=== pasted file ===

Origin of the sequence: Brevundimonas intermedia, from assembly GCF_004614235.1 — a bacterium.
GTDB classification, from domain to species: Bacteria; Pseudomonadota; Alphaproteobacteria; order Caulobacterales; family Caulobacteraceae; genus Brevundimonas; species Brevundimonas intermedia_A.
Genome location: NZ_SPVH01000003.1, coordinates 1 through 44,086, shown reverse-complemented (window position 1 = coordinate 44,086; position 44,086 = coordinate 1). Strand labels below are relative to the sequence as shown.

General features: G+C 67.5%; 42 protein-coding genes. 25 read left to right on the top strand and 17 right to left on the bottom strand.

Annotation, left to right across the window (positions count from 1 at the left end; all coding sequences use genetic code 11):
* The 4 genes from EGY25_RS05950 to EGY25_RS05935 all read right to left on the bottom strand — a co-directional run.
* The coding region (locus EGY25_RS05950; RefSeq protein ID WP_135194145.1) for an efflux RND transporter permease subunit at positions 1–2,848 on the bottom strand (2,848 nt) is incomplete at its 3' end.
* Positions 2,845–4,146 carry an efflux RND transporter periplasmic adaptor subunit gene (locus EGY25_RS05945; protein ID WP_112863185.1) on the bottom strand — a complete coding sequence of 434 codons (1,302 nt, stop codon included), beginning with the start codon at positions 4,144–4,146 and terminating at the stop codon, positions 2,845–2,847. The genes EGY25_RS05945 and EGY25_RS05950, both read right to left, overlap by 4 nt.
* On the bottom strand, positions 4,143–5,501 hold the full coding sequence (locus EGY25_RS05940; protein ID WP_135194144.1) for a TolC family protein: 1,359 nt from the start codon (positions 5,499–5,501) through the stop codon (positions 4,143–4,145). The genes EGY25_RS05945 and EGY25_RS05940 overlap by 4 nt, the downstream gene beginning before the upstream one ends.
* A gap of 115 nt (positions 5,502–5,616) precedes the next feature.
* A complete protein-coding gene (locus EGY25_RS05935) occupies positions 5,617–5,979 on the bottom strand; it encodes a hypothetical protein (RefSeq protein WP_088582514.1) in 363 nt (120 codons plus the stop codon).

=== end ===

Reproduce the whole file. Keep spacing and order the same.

Origin of the sequence: Brevundimonas intermedia, from assembly GCF_004614235.1 — a bacterium.
GTDB classification, from domain to species: Bacteria; Pseudomonadota; Alphaproteobacteria; order Caulobacterales; family Caulobacteraceae; genus Brevundimonas; species Brevundimonas intermedia_A.
Genome location: NZ_SPVH01000003.1, coordinates 1 through 44,086, shown reverse-complemented (window position 1 = coordinate 44,086; position 44,086 = coordinate 1). Strand labels below are relative to the sequence as shown.

General features: G+C 67.5%; 42 protein-coding genes. 25 read left to right on the top strand and 17 right to left on the bottom strand.

Annotation, left to right across the window (positions count from 1 at the left end; all coding sequences use genetic code 11):
* The 4 genes from EGY25_RS05950 to EGY25_RS05935 all read right to left on the bottom strand — a co-directional run.
* The coding region (locus EGY25_RS05950; RefSeq protein ID WP_135194145.1) for an efflux RND transporter permease subunit at positions 1–2,848 on the bottom strand (2,848 nt) is incomplete at its 3' end.
* Positions 2,845–4,146 carry an efflux RND transporter periplasmic adaptor subunit gene (locus EGY25_RS05945; protein ID WP_112863185.1) on the bottom strand — a complete coding sequence of 434 codons (1,302 nt, stop codon included), beginning with the start codon at positions 4,144–4,146 and terminating at the stop codon, positions 2,845–2,847. The genes EGY25_RS05945 and EGY25_RS05950, both read right to left, overlap by 4 nt.
* On the bottom strand, positions 4,143–5,501 hold the full coding sequence (locus EGY25_RS05940; protein ID WP_135194144.1) for a TolC family protein: 1,359 nt from the start codon (positions 5,499–5,501) through the stop codon (positions 4,143–4,145). The genes EGY25_RS05945 and EGY25_RS05940 overlap by 4 nt, the downstream gene beginning before the upstream one ends.
* A gap of 115 nt (positions 5,502–5,616) precedes the next feature.
* A complete protein-coding gene (locus EGY25_RS05935) occupies positions 5,617–5,979 on the bottom strand; it encodes a hypothetical protein (RefSeq protein WP_088582514.1) in 363 nt (120 codons plus the stop codon).